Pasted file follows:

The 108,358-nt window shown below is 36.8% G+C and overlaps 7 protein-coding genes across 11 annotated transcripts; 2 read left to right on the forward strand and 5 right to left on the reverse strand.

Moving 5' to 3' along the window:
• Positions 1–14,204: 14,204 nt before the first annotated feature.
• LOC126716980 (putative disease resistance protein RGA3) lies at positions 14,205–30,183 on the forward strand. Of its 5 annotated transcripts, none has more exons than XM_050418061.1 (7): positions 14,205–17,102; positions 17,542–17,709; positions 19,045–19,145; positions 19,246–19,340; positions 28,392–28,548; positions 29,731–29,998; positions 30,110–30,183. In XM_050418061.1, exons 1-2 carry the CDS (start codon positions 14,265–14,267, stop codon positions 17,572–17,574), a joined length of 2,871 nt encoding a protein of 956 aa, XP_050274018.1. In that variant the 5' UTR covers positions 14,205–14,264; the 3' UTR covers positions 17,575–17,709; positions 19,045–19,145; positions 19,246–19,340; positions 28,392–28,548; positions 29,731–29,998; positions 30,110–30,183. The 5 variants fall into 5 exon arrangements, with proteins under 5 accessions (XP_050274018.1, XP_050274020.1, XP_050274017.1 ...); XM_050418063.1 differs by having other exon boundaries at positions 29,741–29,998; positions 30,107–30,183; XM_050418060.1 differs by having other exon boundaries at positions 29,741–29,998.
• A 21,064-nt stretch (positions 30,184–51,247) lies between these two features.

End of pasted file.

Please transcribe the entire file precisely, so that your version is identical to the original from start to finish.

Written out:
The 108,358-nt window shown below is 36.8% G+C and overlaps 7 protein-coding genes across 11 annotated transcripts; 2 read left to right on the forward strand and 5 right to left on the reverse strand.

Moving 5' to 3' along the window:
• Positions 1–14,204: 14,204 nt before the first annotated feature.
• LOC126716980 (putative disease resistance protein RGA3) lies at positions 14,205–30,183 on the forward strand. Of its 5 annotated transcripts, none has more exons than XM_050418061.1 (7): positions 14,205–17,102; positions 17,542–17,709; positions 19,045–19,145; positions 19,246–19,340; positions 28,392–28,548; positions 29,731–29,998; positions 30,110–30,183. In XM_050418061.1, exons 1-2 carry the CDS (start codon positions 14,265–14,267, stop codon positions 17,572–17,574), a joined length of 2,871 nt encoding a protein of 956 aa, XP_050274018.1. In that variant the 5' UTR covers positions 14,205–14,264; the 3' UTR covers positions 17,575–17,709; positions 19,045–19,145; positions 19,246–19,340; positions 28,392–28,548; positions 29,731–29,998; positions 30,110–30,183. The 5 variants fall into 5 exon arrangements, with proteins under 5 accessions (XP_050274018.1, XP_050274020.1, XP_050274017.1 ...); XM_050418063.1 differs by having other exon boundaries at positions 29,741–29,998; positions 30,107–30,183; XM_050418060.1 differs by having other exon boundaries at positions 29,741–29,998.
• A 21,064-nt stretch (positions 30,184–51,247) lies between these two features.